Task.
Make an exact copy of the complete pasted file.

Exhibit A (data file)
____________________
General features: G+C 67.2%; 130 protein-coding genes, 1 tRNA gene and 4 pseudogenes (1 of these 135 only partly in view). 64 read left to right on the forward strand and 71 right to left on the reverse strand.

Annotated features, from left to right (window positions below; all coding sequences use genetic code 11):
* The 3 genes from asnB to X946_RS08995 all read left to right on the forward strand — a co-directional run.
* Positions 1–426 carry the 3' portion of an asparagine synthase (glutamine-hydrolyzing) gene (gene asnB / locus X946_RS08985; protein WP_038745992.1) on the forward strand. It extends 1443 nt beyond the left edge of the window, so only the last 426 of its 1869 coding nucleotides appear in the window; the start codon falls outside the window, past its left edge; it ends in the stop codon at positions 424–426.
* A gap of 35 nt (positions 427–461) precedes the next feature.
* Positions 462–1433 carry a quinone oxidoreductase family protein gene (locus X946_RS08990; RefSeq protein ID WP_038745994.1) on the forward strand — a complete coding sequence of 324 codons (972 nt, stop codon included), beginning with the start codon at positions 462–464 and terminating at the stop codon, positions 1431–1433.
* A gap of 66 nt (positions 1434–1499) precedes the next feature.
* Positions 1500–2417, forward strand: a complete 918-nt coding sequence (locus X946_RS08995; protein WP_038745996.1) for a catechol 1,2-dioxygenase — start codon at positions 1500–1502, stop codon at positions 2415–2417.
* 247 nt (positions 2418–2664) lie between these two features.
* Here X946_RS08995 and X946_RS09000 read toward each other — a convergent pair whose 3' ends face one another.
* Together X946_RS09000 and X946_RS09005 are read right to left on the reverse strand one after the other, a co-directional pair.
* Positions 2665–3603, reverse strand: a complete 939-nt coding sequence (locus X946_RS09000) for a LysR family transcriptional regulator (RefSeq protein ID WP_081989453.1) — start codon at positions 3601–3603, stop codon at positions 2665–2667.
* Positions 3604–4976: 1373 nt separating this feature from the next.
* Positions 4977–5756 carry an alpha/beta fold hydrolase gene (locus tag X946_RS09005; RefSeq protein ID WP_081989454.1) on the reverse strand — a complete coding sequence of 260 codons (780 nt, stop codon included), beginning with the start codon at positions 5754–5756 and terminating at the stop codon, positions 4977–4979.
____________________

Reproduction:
General features: G+C 67.2%; 130 protein-coding genes, 1 tRNA gene and 4 pseudogenes (1 of these 135 only partly in view). 64 read left to right on the forward strand and 71 right to left on the reverse strand.

Annotated features, from left to right (window positions below; all coding sequences use genetic code 11):
* The 3 genes from asnB to X946_RS08995 all read left to right on the forward strand — a co-directional run.
* Positions 1–426 carry the 3' portion of an asparagine synthase (glutamine-hydrolyzing) gene (gene asnB / locus X946_RS08985; protein WP_038745992.1) on the forward strand. It extends 1443 nt beyond the left edge of the window, so only the last 426 of its 1869 coding nucleotides appear in the window; the start codon falls outside the window, past its left edge; it ends in the stop codon at positions 424–426.
* A gap of 35 nt (positions 427–461) precedes the next feature.
* Positions 462–1433 carry a quinone oxidoreductase family protein gene (locus X946_RS08990; RefSeq protein ID WP_038745994.1) on the forward strand — a complete coding sequence of 324 codons (972 nt, stop codon included), beginning with the start codon at positions 462–464 and terminating at the stop codon, positions 1431–1433.
* A gap of 66 nt (positions 1434–1499) precedes the next feature.
* Positions 1500–2417, forward strand: a complete 918-nt coding sequence (locus X946_RS08995; protein WP_038745996.1) for a catechol 1,2-dioxygenase — start codon at positions 1500–1502, stop codon at positions 2415–2417.
* 247 nt (positions 2418–2664) lie between these two features.
* Here X946_RS08995 and X946_RS09000 read toward each other — a convergent pair whose 3' ends face one another.
* Together X946_RS09000 and X946_RS09005 are read right to left on the reverse strand one after the other, a co-directional pair.
* Positions 2665–3603, reverse strand: a complete 939-nt coding sequence (locus X946_RS09000) for a LysR family transcriptional regulator (RefSeq protein ID WP_081989453.1) — start codon at positions 3601–3603, stop codon at positions 2665–2667.
* Positions 3604–4976: 1373 nt separating this feature from the next.
* Positions 4977–5756 carry an alpha/beta fold hydrolase gene (locus tag X946_RS09005; RefSeq protein ID WP_081989454.1) on the reverse strand — a complete coding sequence of 260 codons (780 nt, stop codon included), beginning with the start codon at positions 5754–5756 and terminating at the stop codon, positions 4977–4979.